The feds, however, were immune to this mysterious force. The election of John F. Kennedy to the presidency also elevated his brother Bobby to attorney general, who sought to do what the FBI and the Senate committees that he once staffed failed to do: rein in the mob. In the 1960s organized crime had infiltrated every level of civic life in America, from control of major industries to the corruption of public officials from the White House to the dogcatcher, creating what Tennessee senator Estes Kefauver had described in 1950 as “a secret international government-within-a-government.” Bobby Kennedy knew that the mob’s main source of money was gambling and that they had grown their industry from backroom dice games to full-fledged luxury resorts in Nevada where mob leaders were skimming millions of dollars every year from the profits. Kennedy also knew they couldn’t do any of it without the Teamsters, so he assembled the best lawyers and investigators he could find into what was dubbed the “Get Hoffa Squad.”
Their mission was made difficult by Hoffa’s immense national popularity. Despite widespread perceptions of corruption, Hoffa was still seen as a champion of the underdog. When Hoffa was first elected Teamster president in 1957, his predecessor Dave Beck had already been indicted for misusing union funds and would eventually go to prison in 1962 for filing a false income tax return. Hoffa was considered a continuation of Beck’s corrupt leadership by the rest of the labor movement, and AFL-CIO president George Meany led a vote to oust the Teamsters from the AFL-CIO (it passed by a margin of five to one). Over time, Hoffa did little to change the impression that he was corrupt, and even less to ingratiate himself to the broader labor movement. Under Hoffa, the Teamsters raided other unions and swooped in to negotiate sweetheart contracts with companies that had been organized by AFL-CIO unions. But Hoffa also grew the Teamsters into the largest union in America, and he had helped to make over-the-road trucking, one of the most dangerous and low-paid jobs in the country, a well-paid middle-class job that afforded drivers their own homes, automobiles, and the luxury of a pension in retirement. Across the country, and especially in Las Vegas, Hoffa was seen as someone who used his power, however corrupt, to beat the bosses and win for the workers.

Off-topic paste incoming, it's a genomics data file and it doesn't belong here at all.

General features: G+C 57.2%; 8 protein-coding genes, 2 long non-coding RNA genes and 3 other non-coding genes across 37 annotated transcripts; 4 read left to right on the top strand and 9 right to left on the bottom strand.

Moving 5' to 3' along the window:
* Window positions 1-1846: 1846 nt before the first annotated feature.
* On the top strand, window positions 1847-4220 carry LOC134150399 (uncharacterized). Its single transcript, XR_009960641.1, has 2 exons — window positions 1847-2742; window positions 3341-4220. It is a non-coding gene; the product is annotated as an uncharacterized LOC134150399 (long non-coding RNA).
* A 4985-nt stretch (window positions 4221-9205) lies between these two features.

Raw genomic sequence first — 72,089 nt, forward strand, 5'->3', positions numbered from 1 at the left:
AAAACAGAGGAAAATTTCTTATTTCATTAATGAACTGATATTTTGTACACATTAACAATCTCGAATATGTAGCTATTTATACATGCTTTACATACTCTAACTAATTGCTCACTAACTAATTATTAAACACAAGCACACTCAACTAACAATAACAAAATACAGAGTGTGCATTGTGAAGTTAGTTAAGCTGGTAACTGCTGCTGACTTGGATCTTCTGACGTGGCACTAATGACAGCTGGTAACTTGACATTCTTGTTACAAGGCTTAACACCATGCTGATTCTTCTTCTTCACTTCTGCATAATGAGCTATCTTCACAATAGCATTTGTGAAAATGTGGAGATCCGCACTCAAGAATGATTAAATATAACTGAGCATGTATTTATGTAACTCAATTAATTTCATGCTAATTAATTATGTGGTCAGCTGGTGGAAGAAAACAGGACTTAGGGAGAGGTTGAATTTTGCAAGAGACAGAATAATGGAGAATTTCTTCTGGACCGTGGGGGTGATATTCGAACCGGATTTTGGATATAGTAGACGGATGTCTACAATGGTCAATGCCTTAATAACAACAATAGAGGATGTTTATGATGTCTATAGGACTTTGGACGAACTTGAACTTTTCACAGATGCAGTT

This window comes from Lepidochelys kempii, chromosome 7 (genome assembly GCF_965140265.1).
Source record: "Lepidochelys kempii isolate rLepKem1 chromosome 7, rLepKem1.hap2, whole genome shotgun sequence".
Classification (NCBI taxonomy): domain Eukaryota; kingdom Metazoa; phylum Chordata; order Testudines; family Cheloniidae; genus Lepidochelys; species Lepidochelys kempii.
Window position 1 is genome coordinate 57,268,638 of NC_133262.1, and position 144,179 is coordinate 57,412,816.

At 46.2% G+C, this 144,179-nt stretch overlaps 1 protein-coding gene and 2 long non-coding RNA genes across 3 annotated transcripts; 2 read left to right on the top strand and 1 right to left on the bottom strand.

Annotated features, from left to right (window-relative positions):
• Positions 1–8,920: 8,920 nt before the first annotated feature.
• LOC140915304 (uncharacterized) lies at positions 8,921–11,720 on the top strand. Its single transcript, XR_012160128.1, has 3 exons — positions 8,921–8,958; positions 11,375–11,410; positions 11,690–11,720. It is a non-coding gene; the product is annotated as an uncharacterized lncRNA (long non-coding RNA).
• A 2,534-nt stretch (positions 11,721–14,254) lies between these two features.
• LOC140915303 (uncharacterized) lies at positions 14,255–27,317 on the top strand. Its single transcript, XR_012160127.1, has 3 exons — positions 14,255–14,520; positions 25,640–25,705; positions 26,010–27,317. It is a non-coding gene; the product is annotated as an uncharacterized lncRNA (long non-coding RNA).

Ronald Goldfarb, a member of the Get Hoffa Squad, wrote in his memoir, Perfect Villains, Imperfect Heroes, that “civil libertarians—and, it seemed, most outside of Justice I knew—all thought Hoffa was being stalked unfairly.” But Goldfarb and the rest of Kennedy’s team knew there was no other way to take down the mob if they didn’t go through Hoffa, however popular he might have been. “If gambling was the multibillion-dollar bank for organized crime,” he wrote, “Las Vegas must have been its Federal Reserve.” Las Vegas was the engine that drove the mob, and the Teamsters were the engine that drove Las Vegas.
Over the course of the 1960s, Hoffa battled Bobby Kennedy’s investigations in multiple jurisdictions. He was investigated for misuse of the pension fund, bribery of jurors, violence and intimidation of union enemies, defrauding members, payoffs to criminals, and everything else Kennedy and his squad could find. In 1967 they finally got the charges to stick, and Hoffa was sent to the Lewisburg federal penitentiary in Pennsylvania to do thirteen years for bribery, fraud, and jury tampering, a mere seven months after he attended the opening of Caesars Palace.
The Last Days of Stardust